ABC’s Laura Tingle under fire for ‘racist Australia’ comment

Leading ABC journalist Laura Tingle is embroiled in a row after taking aim at Peter Dutton's migration plans.

Leading ABC journalist Laura Tingle is embroiled in a row after taking aim at Peter Dutton's migration plans. Photos: AAP

One of the ABC’s most senior journalists is under fire after declaring Australia a “racist country”.

The ABC’s political correspondent, Laura Tingle, made the comments at a panel discussion for the Sydney Writers Festival on Sunday.

“We are a racist country, let’s face it. We always have been and it’s very depressing,” she reportedly told the audience at Sydney’s Carriageworks.

The event was hosted by former ABC TV Insiders host and Labor staffer Barrie Cassidy on Sunday. It also featured other political journalists Niki Savva, Bridget Brennan and Amy Remeikis.

Tingle’s comments were a reaction to the budget reply by Opposition Leader Peter Dutton earlier this month, in which he pledged to slash permanent migration to just 140,000 a year.

They follow a budget analysis column by Tingle, in which she said Dutton was “determined to bang this drum” of “deadly simple but very dangerous politics”.

“The Opposition Leader has opened the doors to migrants being blamed not just for housing shortages but for all these other problems, too,” she wrote.

On Sunday, Tingle said that, after listening to Dutton, she “had this sudden flash of people turning up to try and rent a property or at an auction and they look a bit different – whatever you define different as – [and] that basically (Dutton) has given them licence to be abused, and in any circumstance where people feel like they’re missing out”.

But as the comments emerged on Monday, there was criticism of Tingle’s view, including from Indigenous Senator Jacinta Nampijinpa Price.

Price, the Coalition’s Indigenous affairs spokesperson, said she was “really disappointed” at Tingle’s claims that Australia is racist.

“This continued narrative … is being pushed within our country that does not provide any sense of pride for our children,” she said.

“It absolutely creates division. We had enough of it during the [Indigenous Voice] referendum and leading journalists, well, supposedly leading journalists, like Laura Tingle should know better than to use that sort of rhetoric.”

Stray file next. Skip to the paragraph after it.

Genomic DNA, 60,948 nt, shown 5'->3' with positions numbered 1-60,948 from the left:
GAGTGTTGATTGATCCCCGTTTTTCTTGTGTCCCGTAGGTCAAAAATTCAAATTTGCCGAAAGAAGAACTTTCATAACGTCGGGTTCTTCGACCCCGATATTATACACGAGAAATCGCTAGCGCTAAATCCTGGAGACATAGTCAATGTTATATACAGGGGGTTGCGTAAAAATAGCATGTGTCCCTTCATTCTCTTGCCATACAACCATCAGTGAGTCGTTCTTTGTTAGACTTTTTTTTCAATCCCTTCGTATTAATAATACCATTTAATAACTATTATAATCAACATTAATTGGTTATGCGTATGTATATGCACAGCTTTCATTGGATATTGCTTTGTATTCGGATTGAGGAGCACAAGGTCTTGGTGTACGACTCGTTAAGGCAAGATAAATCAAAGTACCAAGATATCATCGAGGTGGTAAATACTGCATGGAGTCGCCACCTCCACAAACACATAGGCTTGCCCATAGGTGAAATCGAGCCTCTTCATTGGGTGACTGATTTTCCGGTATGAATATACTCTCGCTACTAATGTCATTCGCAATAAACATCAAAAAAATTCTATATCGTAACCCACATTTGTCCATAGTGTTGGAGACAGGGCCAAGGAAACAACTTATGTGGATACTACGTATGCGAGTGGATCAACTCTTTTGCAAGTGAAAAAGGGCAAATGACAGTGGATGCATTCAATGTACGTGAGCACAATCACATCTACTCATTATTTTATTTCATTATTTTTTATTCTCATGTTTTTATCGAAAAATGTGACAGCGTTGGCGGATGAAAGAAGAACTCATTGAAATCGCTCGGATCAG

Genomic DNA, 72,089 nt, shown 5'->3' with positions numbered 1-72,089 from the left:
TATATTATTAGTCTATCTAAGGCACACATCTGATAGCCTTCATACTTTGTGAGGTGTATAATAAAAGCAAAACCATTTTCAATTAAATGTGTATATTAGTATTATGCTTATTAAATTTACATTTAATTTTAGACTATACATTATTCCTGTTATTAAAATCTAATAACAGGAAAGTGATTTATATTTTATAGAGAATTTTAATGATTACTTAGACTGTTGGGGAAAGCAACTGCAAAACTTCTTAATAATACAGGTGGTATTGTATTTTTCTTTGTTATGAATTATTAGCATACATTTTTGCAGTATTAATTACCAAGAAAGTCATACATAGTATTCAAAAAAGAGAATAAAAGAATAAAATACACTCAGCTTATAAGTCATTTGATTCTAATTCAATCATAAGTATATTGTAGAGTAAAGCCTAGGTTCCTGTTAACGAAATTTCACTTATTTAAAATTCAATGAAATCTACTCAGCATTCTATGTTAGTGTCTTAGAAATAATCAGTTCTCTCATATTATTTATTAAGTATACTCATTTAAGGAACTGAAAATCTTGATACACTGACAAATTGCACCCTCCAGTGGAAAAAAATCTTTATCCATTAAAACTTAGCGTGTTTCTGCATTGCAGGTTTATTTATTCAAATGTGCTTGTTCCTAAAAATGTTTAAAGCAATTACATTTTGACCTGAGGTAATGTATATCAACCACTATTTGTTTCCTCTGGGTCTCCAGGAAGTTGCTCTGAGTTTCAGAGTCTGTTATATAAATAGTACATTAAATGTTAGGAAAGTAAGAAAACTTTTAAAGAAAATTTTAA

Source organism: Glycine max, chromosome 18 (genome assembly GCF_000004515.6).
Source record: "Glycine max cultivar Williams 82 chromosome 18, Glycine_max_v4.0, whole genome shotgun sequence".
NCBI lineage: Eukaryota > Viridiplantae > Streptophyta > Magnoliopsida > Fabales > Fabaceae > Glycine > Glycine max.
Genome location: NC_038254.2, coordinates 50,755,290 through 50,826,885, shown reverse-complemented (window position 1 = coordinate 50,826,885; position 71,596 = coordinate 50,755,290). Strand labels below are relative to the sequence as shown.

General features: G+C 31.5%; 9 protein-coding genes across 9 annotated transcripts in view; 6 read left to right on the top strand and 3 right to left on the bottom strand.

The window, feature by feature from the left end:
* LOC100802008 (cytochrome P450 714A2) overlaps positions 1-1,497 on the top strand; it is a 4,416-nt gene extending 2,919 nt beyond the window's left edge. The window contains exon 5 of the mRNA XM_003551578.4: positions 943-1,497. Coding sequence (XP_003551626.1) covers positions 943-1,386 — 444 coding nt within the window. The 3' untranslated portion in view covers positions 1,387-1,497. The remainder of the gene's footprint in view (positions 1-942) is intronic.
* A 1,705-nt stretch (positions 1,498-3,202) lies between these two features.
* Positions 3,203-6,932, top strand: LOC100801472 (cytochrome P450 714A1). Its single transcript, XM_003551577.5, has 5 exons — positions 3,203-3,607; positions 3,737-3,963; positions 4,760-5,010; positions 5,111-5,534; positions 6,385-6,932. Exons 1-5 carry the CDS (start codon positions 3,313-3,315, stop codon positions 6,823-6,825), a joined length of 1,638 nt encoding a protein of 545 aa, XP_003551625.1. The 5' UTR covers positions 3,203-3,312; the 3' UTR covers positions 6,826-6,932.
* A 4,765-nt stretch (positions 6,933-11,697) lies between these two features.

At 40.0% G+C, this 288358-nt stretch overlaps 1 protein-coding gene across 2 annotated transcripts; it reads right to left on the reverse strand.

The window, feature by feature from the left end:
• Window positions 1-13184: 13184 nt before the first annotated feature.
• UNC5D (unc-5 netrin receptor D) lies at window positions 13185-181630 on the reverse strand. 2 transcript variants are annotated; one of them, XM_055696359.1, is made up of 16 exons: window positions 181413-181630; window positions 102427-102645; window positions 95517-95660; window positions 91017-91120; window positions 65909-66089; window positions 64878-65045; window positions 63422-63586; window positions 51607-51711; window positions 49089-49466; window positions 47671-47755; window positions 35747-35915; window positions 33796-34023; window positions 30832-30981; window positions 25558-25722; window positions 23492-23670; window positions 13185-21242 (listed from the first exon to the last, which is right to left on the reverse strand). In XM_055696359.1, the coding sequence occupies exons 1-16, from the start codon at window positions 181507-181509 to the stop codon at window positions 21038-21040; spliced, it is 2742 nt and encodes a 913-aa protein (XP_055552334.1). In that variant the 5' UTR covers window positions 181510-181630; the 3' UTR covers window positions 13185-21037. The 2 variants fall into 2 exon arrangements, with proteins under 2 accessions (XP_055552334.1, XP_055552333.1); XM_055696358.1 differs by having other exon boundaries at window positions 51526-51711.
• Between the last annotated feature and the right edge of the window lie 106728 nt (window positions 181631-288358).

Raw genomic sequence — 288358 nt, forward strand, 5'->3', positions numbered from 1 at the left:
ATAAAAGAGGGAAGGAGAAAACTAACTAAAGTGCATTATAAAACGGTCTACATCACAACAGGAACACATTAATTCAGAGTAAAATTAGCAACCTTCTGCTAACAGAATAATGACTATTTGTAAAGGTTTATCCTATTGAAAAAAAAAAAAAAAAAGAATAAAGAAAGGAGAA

Price said the comments reflected Tingle’s opinion, rather than being a reflection of Australia. She also accused Tingle of political bias against Dutton, saying it reflected poorly on the ABC.

“Laura has demonstrated her bias and I think [ABC chair] Kim Williams needs to explain why having someone so blatantly partisan sitting in the top political commentator position is acceptable.”

Elsewhere, Albanese government minister Tanya Plibersek also took issue with Tingle’s comments.

“I think it’s a fantastic multicultural country but we have to protect against incidents of racism which occur in our community as they do in every community,” Plibersek told Seven’s Sunrise on Monday.

“My parents came to Australia after the Second World War from Europe and I am so grateful every day that Australia took them in and that we were born here and able to grow up in this fantastic country.”

Former Nationals leader Barnaby Joyce, who shared Plibersek’s morning TV slot, turned the question into an issue of ABC funding, saying the broadcaster was run by the “mad left wing”.

“The question has to be asked – why do we fund something that only wants to talk to half of Australia? Maybe not even half of Australia,” he said.

In 2023, Tingle became the staff-elected director on the ABC board.

Williams took over as ABC chair from Ita Buttrose earlier this year. In March, he stressed the importance of staff aspiring always to be “fair-minded”.

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